In last week’s post, we gave you a series of simple tips to get you started on the path to a high-performance diet. A high-performance diet is the equivalent of a low-inflammation diet. Perhaps the best way to illustrate the role of inflammation in regards to your physical and mental performance is by taking a deeper look into the first tip—which in most cases is probably the most important tip:
Specifically, this is a reference to the sugar used in the processing of foods. Yes—we’re talking about the obvious, like soda, but were also talking about the sugar that is found in roughly 80% of the products that you’ll find in an average grocery store. The average American (according to USDA estimates) chows down in the realm of 150-plus pounds of refined sugar each year, or 32 teaspoons of added sugar per person per day.
A new Australian documentary zooms in on how much sugar is embedded within foods that are often marketed to be healthy. The director, Damon Gameau, spends 30 days consuming a diet rich with foods like low-fat yogurt, fruit juice and cereal—a daily intake adding up to 40 teaspoons a day of added sugar. None of this sugar is coming from the obvious suspects like cola or candy.
Gameau told the New York Times, “On the diet with all the added sugars, I was snacking a lot more. I just never felt full, and it was affecting my moods. What I learned was that I was triggering insulin and all sorts of hormones that were trapping fat in my body.” By the 18th day, Gameau’s tests showed signs of a fatty liver.
What Gameau experiences is a the result of a high-inflammation diet. The stream of sugar continually taps the body’s storage hormone—insulin—to regulate blood sugar levels. Eventually, the body becomes insulin resistant, a precursor to type 2 diabetes, and a wicked cycle is set into motion where blood sugar levels creep higher, and with it, a state of chronic cellular inflammation.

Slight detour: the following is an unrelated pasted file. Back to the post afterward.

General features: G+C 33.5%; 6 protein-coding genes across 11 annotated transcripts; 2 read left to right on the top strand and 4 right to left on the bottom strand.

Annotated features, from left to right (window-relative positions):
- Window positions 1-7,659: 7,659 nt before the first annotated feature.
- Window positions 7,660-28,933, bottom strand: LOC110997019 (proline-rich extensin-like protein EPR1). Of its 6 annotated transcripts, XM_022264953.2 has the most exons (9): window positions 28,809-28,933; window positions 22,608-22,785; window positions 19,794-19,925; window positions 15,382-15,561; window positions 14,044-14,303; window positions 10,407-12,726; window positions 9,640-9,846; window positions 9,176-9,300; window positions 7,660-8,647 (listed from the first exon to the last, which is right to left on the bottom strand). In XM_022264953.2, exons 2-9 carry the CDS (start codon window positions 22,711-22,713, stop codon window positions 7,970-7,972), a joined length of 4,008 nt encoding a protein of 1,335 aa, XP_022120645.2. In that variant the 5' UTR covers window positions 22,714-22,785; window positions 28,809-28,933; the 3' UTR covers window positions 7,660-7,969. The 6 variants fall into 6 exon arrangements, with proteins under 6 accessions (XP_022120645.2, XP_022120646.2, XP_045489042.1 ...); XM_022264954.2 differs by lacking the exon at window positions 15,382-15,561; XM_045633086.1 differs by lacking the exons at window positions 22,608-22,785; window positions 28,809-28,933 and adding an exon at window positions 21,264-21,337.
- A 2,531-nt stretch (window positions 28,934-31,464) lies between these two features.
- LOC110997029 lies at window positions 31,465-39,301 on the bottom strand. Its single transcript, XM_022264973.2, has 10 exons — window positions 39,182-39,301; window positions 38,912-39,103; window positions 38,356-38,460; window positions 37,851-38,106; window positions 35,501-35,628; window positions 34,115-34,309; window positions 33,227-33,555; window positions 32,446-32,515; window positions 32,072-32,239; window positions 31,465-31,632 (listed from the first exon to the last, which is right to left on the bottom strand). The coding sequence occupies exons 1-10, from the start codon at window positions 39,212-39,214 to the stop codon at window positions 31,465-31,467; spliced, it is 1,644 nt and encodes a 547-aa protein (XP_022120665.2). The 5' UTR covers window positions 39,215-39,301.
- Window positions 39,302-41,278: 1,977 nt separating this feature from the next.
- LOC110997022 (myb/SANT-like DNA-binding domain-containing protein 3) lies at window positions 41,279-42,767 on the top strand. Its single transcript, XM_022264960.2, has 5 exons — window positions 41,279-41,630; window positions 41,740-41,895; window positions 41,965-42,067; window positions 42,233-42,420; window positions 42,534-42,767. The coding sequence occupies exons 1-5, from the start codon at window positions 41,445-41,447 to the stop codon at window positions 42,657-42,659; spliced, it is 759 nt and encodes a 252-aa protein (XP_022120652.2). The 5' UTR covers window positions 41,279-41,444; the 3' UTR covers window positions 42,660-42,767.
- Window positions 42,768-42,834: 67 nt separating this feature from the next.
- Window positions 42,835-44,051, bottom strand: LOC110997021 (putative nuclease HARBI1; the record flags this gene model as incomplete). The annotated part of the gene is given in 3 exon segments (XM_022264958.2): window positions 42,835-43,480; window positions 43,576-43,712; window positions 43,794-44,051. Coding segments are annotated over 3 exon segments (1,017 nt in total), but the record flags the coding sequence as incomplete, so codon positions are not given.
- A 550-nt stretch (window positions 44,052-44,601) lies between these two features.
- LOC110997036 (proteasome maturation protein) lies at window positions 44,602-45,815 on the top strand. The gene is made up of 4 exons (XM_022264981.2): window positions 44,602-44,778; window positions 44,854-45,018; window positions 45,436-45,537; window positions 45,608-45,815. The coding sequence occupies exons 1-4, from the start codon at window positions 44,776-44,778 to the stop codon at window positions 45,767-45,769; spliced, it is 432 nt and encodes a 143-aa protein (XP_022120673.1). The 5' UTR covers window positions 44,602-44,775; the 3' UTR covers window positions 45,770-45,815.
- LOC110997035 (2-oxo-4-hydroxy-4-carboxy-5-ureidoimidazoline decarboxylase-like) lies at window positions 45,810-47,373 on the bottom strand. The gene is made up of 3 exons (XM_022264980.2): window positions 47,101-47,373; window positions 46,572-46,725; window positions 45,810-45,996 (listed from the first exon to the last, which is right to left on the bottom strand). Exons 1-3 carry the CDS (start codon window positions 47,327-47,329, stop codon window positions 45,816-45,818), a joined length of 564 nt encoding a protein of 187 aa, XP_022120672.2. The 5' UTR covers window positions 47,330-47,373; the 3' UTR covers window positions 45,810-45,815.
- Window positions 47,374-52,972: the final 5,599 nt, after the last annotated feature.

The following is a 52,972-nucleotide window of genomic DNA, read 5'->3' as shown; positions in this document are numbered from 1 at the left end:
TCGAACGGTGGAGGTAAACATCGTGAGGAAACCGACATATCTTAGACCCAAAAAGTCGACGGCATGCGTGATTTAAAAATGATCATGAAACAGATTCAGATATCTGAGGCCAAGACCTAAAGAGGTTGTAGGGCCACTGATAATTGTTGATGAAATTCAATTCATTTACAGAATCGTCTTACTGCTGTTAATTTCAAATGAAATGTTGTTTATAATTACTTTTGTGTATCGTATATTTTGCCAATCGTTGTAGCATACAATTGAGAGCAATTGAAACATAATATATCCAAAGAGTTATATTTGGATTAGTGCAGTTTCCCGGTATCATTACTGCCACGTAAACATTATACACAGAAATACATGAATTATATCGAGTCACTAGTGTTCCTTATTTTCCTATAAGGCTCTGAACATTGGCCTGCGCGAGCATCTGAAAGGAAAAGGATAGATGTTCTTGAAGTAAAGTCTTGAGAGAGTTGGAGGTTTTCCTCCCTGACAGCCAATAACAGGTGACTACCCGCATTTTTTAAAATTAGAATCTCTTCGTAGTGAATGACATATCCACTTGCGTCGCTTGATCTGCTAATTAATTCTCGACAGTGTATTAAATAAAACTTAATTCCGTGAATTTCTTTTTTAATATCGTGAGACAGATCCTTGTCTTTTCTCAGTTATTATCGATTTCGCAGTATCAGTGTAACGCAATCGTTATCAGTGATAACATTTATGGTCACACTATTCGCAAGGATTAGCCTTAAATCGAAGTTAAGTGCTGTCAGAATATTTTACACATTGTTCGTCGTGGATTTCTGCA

For those conducting a rigorous training program, insulin resistance and chronic inflammation disrupt and prevent complete recovery from workouts. Your muscles are sore longer and your joints remain inflamed. You are NOT thoroughly digesting all of the hard work you’re putting out.
Chronic cellular inflammation has all sorts of side effects that rob you of the performance you crave. It robs you of quality sleep and weakens the immune system. Meaning your tired all of the time and more prone to colds and flu bugs.
And despite exercise, a high-sugar diet, because of the inflammation, can lead you to fat gain. If you’re ever seen a fat indoor cycling instructor or chubby marathoner, it’s a good bet that a high-carbohydrate diet is paradoxically undoing all of the exercise.
So what do you get by rooting out all of the hidden sugars that are laden in 80% of the so-called “foods” that are on the shelves of the grocery store? By simply sticking to the “Perimeter-of-the-grocery-store diet”—a low-inflammation diet meaning mostly fresh meats, fowl, fish, vegetables, nuts, seeds, and low-carb fruits like berries—and weening yourself off of hidden sugar, you can expect to see the following positives in your training:
- Enhanced muscle recovery after training sessions
- Improved capacity to burn fat as fuel
- Improved LDL/HDL triglyceride profiles
- Improved blood sugar regulation, and with consistently high energy
- Improved cognitive function
- Better sleep—which equals a powerful release of natural growth
- hormones and testosterone
- Better moods
So by simply doing a thorough examination of your diet and ridding it of hidden sugar, you will not only get more out of a hard training program, but you’ll even be able to work harder. Which is what SEALFIT is all about.
Next week, we’ll take an in-depth look at digestion and gut health and what that means to securing the best performance you can in your life and in your training.